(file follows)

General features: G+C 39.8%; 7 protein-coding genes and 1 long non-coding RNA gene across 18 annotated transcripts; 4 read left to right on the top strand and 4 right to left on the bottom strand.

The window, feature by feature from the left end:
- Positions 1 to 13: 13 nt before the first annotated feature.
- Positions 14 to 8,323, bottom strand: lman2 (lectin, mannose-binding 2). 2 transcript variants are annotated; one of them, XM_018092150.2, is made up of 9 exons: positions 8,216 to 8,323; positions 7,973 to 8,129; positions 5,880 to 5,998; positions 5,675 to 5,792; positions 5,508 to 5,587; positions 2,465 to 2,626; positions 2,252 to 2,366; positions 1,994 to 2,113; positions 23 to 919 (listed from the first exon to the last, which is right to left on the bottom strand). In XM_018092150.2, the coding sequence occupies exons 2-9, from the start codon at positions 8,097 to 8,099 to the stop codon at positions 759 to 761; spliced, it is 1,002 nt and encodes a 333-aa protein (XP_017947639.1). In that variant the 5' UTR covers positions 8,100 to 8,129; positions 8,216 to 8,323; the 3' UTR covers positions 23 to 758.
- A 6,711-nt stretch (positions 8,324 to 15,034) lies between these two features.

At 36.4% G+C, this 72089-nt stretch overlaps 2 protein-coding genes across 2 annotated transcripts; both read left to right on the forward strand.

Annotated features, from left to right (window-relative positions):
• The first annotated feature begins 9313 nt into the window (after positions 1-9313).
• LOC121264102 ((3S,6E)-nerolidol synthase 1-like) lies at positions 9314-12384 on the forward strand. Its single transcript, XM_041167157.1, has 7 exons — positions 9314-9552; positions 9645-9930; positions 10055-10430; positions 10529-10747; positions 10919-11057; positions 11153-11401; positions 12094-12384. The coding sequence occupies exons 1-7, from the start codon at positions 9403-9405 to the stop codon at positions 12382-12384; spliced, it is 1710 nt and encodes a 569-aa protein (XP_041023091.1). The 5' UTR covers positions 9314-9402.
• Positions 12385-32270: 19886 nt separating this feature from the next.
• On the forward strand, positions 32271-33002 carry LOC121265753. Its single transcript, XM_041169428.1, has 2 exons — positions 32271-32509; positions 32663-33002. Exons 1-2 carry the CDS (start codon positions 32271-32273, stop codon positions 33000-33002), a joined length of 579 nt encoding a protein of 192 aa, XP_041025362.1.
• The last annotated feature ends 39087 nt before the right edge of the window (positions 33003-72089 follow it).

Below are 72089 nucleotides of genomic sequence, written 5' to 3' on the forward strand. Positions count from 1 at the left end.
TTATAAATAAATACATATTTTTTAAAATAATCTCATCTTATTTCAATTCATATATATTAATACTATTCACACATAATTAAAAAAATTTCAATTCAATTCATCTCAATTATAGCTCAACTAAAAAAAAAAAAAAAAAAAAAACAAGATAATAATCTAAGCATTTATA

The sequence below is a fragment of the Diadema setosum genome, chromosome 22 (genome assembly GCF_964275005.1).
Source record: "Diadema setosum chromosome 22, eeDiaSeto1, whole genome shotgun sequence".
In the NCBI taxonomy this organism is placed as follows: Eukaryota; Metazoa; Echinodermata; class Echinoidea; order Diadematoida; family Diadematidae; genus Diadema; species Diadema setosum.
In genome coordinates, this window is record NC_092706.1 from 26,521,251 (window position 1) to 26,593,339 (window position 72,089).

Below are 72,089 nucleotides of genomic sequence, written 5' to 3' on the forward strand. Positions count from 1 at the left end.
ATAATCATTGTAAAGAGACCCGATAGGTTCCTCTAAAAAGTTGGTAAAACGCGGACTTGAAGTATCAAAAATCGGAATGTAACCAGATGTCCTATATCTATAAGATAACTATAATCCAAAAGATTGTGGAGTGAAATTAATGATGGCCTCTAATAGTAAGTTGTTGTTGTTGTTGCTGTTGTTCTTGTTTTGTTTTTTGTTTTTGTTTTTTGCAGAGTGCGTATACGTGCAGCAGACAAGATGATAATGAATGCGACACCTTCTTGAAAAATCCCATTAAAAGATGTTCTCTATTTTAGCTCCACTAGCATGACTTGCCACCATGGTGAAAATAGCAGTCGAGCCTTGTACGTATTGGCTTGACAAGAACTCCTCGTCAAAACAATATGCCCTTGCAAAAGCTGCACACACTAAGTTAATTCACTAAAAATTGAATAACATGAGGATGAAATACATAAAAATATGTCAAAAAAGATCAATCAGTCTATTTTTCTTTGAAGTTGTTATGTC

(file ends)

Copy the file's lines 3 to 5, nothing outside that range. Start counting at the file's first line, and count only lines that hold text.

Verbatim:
- Positions 1 to 13: 13 nt before the first annotated feature.
- Positions 14 to 8,323, bottom strand: lman2 (lectin, mannose-binding 2). 2 transcript variants are annotated; one of them, XM_018092150.2, is made up of 9 exons: positions 8,216 to 8,323; positions 7,973 to 8,129; positions 5,880 to 5,998; positions 5,675 to 5,792; positions 5,508 to 5,587; positions 2,465 to 2,626; positions 2,252 to 2,366; positions 1,994 to 2,113; positions 23 to 919 (listed from the first exon to the last, which is right to left on the bottom strand). In XM_018092150.2, the coding sequence occupies exons 2-9, from the start codon at positions 8,097 to 8,099 to the stop codon at positions 759 to 761; spliced, it is 1,002 nt and encodes a 333-aa protein (XP_017947639.1). In that variant the 5' UTR covers positions 8,100 to 8,129; positions 8,216 to 8,323; the 3' UTR covers positions 23 to 758.
- A 6,711-nt stretch (positions 8,324 to 15,034) lies between these two features.